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Oral history interview with David Rozenfarb

Oral History | Accession Number: 2009.29.24 | RG Number: RG-50.590.0024

Some video files begin with 10-60 seconds of color bars.

David Rozenfarb, born in 1904 in Kielce, Poland, describes being one of 10 (or 11?) children from his father’s two wives; growing up in a traditional family and attending “cheder” to learn about Judaism; entering the work force at age 16; joining the labor union of the tailors and becoming a Communist; the members of the union, all of whom were Jewish and younger that 20; union activities, including teaching reading and writing (in Yiddish) to the many workers who were illiterate and organizing cultural activities; the union’s principles; becoming a trainee under a tailor at age 13; getting married in 1929 and narrowly escaping imprisonment because of his Communist activism in Kielce on the eve of a May 1 celebration; going to Argentina with his wife in 1930 on a tourist visa; finding work as a tailor; the difficulty of life during the early 1930s; joining the trade union in 1934 and becoming its secretary; the strike in 1934; the relationship between the store owners and the needle workers; the 13-month salary and paid-vacation strike of 1948; how the unions changed during Peron’s presidency; not celebrating Jewish holidays but sending his three children to Sholem Aleichem School, where they all learned Yiddish; being present at the table in the Labor Department building when Eva Peron distributed 300 pesos to each citizen in need; the Labor Department and the labor unions during the revolution against Peron (Revolución Libertadora, 1955); the umbrella organization of the labor union; the shifting demographics of immigrants to Argentina; labor unions providing health insurance beginning in the 1950s; being a member of the RAT in the AMIA for six years; being active in the parents’ committee of the Sholem Aleichem while his children attended; supporting charities that helped Holocaust refugees; and the change in his perception of Russia during Stalin’s repressive administration.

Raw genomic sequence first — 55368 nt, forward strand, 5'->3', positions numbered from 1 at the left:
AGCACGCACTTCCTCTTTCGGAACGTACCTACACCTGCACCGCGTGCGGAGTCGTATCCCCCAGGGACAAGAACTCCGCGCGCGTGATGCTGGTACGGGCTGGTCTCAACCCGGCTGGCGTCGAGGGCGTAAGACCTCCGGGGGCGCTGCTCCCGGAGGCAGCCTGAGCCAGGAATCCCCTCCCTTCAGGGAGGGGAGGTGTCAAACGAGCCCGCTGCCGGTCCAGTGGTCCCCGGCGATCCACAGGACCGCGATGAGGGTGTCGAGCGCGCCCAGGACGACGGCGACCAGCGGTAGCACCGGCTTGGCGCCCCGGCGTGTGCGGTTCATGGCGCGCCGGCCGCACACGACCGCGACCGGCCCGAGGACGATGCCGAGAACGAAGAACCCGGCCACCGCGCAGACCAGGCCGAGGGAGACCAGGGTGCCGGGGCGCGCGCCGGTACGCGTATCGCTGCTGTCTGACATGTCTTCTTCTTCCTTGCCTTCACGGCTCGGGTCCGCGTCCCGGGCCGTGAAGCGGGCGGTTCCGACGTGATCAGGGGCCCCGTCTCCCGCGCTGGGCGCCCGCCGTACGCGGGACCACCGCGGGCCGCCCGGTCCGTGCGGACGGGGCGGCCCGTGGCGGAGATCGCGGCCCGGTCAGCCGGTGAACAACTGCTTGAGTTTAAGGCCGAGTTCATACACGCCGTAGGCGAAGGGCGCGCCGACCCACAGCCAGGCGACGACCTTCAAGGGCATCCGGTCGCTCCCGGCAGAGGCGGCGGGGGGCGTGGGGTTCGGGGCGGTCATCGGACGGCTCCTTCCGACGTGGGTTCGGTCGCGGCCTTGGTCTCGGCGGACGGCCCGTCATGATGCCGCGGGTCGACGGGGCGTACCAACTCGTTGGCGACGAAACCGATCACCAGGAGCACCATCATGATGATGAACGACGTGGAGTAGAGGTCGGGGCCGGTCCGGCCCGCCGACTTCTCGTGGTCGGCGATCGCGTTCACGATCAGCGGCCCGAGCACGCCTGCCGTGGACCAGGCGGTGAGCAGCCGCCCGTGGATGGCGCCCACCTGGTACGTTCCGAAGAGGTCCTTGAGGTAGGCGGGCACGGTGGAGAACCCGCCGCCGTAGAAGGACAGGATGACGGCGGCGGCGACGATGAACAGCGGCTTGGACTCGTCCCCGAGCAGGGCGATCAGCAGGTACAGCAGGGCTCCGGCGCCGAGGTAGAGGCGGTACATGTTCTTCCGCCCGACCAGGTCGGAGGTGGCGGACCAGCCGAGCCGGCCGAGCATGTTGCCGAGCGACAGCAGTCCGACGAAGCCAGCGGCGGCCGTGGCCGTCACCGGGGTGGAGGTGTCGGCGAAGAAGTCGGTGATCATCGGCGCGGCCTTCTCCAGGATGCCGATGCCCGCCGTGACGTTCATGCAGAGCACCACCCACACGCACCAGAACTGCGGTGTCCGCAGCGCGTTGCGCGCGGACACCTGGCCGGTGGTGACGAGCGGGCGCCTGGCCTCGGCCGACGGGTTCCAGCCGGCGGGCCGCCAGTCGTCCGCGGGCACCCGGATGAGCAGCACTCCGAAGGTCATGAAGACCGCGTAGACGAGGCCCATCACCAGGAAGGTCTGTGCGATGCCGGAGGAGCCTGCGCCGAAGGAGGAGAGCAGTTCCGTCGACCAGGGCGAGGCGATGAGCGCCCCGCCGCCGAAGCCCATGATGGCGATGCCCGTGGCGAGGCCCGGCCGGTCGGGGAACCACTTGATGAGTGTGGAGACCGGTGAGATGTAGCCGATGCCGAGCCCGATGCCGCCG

David Rozenfarb
1986 July 23  (interview)
Credit Line
United States Holocaust Memorial Museum Collection, acquired from the Asociacion Mutual Israelita Argentina-Communidad de Buenos Aires
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Record last modified: 2018-05-04 14:20:16
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